Though markets have exploded higher the Fed is signaling it expects to cut rates three time before final election ballots are cast. It the Fed about to pour gasoline on the fire? Biden may require this?


HAS WAVE 2 INFLATION ARRIVED? We are seeing the following:

    1. Steadily Rising Inflation Breakevens.
    2. Citi’s Inflation-Surprise Index has resurged back to its highest since Dec 2022.
    3. The US Cleveland Fed Inflation Nowcasting CPI Y-o-Y for the current period shows inflation signals are flashing red once again.
    4. Price increases are sweeping over the agricultural sector has evidenced by the Invesco DB Agriculture Fund exploding higher since year beginning.
    5. Concurrent dramatic increases in Gold, Silver, & Bitcoin are a strong indication of rising Inflation expectations.
    6. Surging Global Oil Prices as evidenced by significant movements in Brent, WTIC and the XLE. This is steadily working itself into rising consumer and commercial prices at the pump.
    7. ISM Manufacturing Prices Paid is steadily rising.


  • We have marked up the Buffett Indicator to reflect GDI which we believe should be used during current economic conditions.
  • Our work illustrates that current market valuations are at extremes not previously seen even including the major valuations distortions which occurred during the infamous Dotcom hysteria (associated with expectations for the implementation of Internet technology).
  • As Buffett always advises – You must have a “Margin of Safety” in the price you pay. The charts don’t show it using GDI.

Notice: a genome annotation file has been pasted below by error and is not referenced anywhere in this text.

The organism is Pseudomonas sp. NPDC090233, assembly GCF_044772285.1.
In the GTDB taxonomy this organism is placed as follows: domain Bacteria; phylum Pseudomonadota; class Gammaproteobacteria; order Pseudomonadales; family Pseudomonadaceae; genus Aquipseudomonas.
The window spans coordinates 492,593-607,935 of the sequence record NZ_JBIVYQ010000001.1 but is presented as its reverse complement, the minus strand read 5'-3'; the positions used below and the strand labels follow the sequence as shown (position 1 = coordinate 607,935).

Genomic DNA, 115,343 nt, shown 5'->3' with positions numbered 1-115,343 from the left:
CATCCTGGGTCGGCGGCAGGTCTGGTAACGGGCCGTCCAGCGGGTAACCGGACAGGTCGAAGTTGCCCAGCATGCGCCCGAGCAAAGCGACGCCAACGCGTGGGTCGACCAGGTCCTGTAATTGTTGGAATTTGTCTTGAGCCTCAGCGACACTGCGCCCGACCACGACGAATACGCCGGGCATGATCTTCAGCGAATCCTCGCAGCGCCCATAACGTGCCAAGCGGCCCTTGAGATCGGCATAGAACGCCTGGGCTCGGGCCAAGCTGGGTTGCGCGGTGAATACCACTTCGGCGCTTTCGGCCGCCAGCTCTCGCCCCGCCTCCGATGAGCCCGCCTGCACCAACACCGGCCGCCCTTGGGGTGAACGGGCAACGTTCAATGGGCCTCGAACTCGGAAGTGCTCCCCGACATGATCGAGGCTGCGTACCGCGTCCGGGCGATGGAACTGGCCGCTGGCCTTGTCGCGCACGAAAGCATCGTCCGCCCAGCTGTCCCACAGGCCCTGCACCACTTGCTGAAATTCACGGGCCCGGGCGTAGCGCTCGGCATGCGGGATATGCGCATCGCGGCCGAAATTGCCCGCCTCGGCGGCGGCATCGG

• Buffett also cautions that there is a difference between “the price you pay and the value you get”.


UnderTheLens-03-27-24-APRIL-The-Future-Is-Coming-Into-Focus-Newsletter-3-Stagnation-Increasing-Moving-Towards-Stagflation imageHINTS OF STAGFLATION?

    • Citi’s inflation-surprise index has surged back to its highest since Dec 2022 (chart right). Meanwhile when overlaid with Bloomberg’s economic growth surprise index we see they are going in opposite directions??
    • Though Bloomberg’s data suggests economic Stagflation, together they signal that Stagflation may be nearer than many yet appreciate.


    • The US trade Deficit has once again began widening. Though Exports rose by the most in a year in February, Imports saw its second fastest gain in two years. The solid outturn caused a widening in the U.S. trade deficit and suggests net exports will be a drag on U.S. real GDP growth in the first quarter.
    • U.S. exports advanced $5.8 billion in February, while imports shot $7.1 billion higher.
    • The larger gain in imports caused the U.S. trade deficit to widen by $1.3 billion to a balance of -$68.9 billion.
    • February marks the third consecutive month, or the fifth time in six months, that the trade balance has widened, a somewhat different pattern than the sharp narrowing we saw throughout 2022 and in the first half of last year


UnderTheLens-03-27-24-APRIL-The-Future-Is-Coming-Into-Focus-Newsletter-3-Real-Dsiposable-Income-Spending imageGLOBAL ECONOMIC REPORTING

    • It looks like real disposable income and consumer spending is starting to come under pressure. (chart right)
    • The extremely hot March Labor report delivered the breathing room the Fed needed to buy more time in tis fight against inflation.
    • The US added a whopping 303K jobs, tied for the highest since Jan 2023! was above the highest Wall Street estimate of 290K and was the latest multiple-sigma beat to expectations, this month coming in at 4 Sigma.